Academic, Info Tech

I long ago discovered that the best way to reduce the amount of SPAM is to have two e-mail addresses, one private and one public. I use the private one for writing to friends and for professional work, only listing the public one on the web. Now I even have a third, gmail account, I use for mailing lists.

Unfortunately, it seems nearly impossible to keep one’s e-mail address truly private. One problem is that it appears in some published writings and syllabi which have been scanned by Google. Another problem is that I accidentally used the wrong signature file in some e-mail posts I had sent to lists which are now archived on the web. And a third problem is that people I know have had their computers infected by worms which harvest all the e-mail addresses on their computer.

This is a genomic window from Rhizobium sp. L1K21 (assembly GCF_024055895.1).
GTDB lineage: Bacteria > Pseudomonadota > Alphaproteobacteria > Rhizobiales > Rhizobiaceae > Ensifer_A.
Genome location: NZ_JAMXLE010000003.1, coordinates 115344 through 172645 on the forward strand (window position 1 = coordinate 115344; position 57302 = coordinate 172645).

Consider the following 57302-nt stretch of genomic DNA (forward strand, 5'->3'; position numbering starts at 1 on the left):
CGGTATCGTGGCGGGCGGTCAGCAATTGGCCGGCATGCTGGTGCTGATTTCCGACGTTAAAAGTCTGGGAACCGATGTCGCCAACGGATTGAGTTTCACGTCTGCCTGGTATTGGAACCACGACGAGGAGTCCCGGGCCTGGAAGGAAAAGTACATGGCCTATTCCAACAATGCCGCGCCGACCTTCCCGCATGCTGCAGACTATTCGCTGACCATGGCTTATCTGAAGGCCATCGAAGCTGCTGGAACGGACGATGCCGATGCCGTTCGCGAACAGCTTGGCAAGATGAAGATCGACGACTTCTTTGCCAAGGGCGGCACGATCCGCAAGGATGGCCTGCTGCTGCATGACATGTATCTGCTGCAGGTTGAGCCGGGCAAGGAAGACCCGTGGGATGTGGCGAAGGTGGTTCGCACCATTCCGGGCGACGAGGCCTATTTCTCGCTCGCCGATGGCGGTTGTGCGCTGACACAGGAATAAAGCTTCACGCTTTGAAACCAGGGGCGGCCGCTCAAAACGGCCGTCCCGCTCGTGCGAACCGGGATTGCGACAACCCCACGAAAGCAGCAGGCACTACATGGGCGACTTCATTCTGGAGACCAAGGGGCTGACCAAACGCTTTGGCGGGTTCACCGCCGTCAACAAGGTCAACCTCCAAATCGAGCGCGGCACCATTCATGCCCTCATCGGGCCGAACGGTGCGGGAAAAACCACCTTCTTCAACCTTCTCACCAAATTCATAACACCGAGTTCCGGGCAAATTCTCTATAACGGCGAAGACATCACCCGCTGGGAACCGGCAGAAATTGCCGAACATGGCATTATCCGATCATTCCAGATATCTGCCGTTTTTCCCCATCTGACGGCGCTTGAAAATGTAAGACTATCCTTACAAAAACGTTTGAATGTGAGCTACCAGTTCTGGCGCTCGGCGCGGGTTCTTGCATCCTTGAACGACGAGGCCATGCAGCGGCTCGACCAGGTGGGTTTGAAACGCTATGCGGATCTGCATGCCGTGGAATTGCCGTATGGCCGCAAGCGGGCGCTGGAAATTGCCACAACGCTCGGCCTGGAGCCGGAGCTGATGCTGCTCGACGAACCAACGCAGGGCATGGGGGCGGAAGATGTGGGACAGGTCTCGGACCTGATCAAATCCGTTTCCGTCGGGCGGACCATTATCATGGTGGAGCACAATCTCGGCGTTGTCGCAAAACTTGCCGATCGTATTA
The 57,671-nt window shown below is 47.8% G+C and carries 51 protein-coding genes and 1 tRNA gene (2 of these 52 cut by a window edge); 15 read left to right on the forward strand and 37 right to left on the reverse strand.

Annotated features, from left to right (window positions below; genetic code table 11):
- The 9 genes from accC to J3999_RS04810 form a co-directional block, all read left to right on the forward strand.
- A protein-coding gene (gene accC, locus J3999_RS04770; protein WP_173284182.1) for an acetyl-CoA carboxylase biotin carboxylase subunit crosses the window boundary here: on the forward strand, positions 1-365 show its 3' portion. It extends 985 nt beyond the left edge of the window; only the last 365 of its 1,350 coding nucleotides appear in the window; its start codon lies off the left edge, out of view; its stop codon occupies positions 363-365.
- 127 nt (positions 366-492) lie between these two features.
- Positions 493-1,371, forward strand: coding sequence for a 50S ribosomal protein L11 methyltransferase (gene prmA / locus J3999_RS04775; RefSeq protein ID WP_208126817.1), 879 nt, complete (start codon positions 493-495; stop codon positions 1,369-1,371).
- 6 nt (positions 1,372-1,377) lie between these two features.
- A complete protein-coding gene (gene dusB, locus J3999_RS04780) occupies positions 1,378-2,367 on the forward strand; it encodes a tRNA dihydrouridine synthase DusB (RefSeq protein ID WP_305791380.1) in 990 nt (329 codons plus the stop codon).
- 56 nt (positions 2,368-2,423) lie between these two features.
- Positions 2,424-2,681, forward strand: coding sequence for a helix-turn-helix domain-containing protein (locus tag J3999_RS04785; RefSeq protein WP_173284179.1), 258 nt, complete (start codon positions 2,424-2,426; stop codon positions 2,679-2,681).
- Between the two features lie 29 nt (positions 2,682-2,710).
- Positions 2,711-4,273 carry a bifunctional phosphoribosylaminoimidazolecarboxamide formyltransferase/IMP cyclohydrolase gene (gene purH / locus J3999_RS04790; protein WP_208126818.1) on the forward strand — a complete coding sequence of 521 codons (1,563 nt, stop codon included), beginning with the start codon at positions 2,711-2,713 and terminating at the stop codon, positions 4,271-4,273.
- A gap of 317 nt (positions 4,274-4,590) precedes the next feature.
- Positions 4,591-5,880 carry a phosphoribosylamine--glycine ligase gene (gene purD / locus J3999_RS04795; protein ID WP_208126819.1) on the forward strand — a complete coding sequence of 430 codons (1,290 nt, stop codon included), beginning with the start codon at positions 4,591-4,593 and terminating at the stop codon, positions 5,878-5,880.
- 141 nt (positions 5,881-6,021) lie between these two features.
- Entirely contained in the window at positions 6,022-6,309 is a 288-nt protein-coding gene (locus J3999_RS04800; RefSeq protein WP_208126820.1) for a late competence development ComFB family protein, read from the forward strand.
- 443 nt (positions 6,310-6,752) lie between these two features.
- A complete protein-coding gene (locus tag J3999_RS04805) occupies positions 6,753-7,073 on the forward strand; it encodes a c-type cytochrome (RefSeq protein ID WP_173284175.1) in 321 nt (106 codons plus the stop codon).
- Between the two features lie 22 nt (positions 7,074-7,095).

Several times I’ve had to write people to tell them to remove the address from web sites. But it never occurred to me that I needed to use a fake address when publishing academic articles! I’ve written the following letter to Cambridge University Press:

Dear Cambridge University Press,

I recently published a book review in one of your journals: Language in Society. [URL Redacted]

As a result, I now find that carefully guarded private information of mine is accessible to the whole world. My home address and my private e-mail address. While I previously would have not worried about this information being included in one of your journals, it becomes an entirely different matter when it is put up on the web. By doing this you are making me more vulnerable to both SPAM and identity theft.

I am writing to request that you remove this information from your web site. Not the abstract itself, but the private information associated with it.

Thank you for your understanding.

Kerim Friedman

I’d actually like to post the PDFs of several recent publications to my web site, but I’m still unsure how I can edit out the personal information from the files before posting it online. What a pain!

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